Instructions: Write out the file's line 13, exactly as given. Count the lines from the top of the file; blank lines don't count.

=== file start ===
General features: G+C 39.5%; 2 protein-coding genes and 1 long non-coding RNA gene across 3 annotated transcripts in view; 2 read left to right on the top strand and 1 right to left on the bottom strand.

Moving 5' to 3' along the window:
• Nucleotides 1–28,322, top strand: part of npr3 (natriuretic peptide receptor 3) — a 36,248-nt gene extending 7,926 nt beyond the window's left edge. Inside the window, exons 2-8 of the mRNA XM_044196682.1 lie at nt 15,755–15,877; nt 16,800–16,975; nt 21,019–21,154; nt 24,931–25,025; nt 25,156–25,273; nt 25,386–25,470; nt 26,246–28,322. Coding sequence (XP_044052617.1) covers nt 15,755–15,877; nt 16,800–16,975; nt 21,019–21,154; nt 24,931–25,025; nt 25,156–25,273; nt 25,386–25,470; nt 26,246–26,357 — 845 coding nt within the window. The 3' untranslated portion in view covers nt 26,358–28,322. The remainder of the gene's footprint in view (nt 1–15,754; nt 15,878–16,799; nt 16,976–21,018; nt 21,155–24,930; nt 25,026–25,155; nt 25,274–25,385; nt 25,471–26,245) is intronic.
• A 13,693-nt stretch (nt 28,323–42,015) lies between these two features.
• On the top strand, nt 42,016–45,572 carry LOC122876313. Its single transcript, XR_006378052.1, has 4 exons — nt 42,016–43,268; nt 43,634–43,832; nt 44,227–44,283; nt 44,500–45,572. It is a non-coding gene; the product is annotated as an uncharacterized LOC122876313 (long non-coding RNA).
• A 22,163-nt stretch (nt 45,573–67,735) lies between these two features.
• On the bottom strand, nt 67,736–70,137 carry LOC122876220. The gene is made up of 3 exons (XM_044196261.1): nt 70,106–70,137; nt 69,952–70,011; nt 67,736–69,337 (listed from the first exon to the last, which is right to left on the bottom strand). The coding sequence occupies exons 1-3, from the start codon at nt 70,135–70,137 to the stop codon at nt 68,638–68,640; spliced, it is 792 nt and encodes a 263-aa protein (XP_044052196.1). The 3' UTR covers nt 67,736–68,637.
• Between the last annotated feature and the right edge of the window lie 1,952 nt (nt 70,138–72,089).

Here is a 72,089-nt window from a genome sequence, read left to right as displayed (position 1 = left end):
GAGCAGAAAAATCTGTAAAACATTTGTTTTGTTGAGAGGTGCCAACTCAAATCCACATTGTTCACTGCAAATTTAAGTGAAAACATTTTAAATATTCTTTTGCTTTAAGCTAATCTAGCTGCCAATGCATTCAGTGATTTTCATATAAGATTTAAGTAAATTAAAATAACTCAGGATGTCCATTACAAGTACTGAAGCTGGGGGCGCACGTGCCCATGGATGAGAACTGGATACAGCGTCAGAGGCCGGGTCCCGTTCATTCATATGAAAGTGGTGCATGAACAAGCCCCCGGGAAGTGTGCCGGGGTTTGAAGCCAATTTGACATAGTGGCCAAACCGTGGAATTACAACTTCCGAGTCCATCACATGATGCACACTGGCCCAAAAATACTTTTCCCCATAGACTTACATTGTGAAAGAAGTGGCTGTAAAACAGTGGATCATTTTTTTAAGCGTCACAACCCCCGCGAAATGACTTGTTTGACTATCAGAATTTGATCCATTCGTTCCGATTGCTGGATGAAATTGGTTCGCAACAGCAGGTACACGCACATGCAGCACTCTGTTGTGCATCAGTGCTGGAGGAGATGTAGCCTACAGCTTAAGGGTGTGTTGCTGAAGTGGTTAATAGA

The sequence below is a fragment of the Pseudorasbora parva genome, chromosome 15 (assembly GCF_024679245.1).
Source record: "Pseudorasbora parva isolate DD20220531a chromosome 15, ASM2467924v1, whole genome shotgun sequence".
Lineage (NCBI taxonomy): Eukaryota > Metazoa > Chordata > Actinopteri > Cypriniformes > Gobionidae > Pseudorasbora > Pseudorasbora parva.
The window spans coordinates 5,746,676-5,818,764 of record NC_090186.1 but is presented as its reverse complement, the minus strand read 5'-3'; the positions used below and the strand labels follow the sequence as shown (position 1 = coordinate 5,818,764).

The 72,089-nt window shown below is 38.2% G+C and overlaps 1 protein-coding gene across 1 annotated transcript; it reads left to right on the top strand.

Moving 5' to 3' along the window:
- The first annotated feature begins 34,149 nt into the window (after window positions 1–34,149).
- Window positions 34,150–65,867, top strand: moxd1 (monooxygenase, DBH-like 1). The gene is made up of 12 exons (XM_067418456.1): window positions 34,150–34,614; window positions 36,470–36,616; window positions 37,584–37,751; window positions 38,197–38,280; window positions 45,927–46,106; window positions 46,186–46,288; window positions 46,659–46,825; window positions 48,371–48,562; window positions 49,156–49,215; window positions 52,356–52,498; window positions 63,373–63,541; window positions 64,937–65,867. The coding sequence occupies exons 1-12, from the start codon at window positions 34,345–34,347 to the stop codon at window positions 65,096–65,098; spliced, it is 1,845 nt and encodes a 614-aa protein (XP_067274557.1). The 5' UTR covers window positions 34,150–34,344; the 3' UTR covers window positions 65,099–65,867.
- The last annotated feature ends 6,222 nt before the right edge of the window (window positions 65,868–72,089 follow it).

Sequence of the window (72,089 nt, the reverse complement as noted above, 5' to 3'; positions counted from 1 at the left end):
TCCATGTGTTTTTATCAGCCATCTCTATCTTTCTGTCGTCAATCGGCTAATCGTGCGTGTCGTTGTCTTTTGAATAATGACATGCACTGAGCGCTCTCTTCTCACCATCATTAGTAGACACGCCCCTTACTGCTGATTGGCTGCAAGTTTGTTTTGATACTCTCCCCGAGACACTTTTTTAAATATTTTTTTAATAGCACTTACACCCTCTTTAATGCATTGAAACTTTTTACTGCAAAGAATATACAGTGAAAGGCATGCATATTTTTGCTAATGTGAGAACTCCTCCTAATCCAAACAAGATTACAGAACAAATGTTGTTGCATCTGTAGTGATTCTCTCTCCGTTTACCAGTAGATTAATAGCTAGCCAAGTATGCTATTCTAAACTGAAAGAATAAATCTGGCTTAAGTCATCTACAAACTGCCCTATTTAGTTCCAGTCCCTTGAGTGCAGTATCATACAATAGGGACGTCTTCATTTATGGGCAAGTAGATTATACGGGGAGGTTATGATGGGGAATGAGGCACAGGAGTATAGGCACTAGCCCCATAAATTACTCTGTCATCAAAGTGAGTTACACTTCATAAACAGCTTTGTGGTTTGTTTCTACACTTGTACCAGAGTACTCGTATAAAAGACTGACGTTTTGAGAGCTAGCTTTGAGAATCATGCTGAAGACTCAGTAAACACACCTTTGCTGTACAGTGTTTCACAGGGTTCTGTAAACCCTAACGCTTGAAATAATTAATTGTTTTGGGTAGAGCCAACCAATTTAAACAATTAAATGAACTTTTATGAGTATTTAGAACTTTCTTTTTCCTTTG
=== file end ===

Lineage (NCBI taxonomy): Eukaryota > Metazoa > Chordata > Actinopteri > Cypriniformes > Gobionidae > Pseudorasbora > Pseudorasbora parva.